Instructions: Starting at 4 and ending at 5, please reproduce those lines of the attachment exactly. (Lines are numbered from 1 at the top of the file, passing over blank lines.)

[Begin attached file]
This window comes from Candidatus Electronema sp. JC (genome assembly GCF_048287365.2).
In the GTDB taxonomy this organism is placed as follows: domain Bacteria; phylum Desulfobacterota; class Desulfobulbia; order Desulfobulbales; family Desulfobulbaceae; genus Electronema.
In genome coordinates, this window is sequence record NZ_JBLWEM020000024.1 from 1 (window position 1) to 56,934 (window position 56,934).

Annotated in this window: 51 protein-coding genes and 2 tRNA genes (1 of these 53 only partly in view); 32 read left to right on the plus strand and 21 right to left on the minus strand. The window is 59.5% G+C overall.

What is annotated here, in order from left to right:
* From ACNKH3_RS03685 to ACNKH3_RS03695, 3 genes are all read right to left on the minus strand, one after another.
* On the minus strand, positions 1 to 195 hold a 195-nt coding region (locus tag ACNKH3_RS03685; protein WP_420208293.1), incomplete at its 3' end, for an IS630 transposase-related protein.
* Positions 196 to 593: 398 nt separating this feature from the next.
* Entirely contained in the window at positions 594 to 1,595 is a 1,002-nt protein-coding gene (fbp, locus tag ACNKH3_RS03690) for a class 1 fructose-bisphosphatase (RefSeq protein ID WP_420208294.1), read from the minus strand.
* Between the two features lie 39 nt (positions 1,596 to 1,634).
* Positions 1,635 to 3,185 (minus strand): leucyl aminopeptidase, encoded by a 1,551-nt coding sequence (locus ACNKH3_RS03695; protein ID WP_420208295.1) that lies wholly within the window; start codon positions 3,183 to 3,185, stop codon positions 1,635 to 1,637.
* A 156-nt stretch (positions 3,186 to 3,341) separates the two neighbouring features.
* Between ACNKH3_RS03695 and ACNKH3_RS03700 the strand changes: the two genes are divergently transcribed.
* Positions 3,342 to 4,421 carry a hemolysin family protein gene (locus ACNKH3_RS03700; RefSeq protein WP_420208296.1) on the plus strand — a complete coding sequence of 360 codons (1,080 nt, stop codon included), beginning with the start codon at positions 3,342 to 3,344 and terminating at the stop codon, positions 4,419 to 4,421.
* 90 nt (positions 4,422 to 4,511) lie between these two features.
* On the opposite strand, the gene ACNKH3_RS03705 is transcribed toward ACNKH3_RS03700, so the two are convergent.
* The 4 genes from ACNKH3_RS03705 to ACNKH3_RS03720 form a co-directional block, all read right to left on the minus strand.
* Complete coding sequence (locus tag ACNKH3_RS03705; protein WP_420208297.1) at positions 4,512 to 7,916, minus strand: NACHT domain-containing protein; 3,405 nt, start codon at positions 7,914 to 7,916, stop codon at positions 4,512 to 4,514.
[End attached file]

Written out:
Annotated in this window: 51 protein-coding genes and 2 tRNA genes (1 of these 53 only partly in view); 32 read left to right on the plus strand and 21 right to left on the minus strand. The window is 59.5% G+C overall.

What is annotated here, in order from left to right: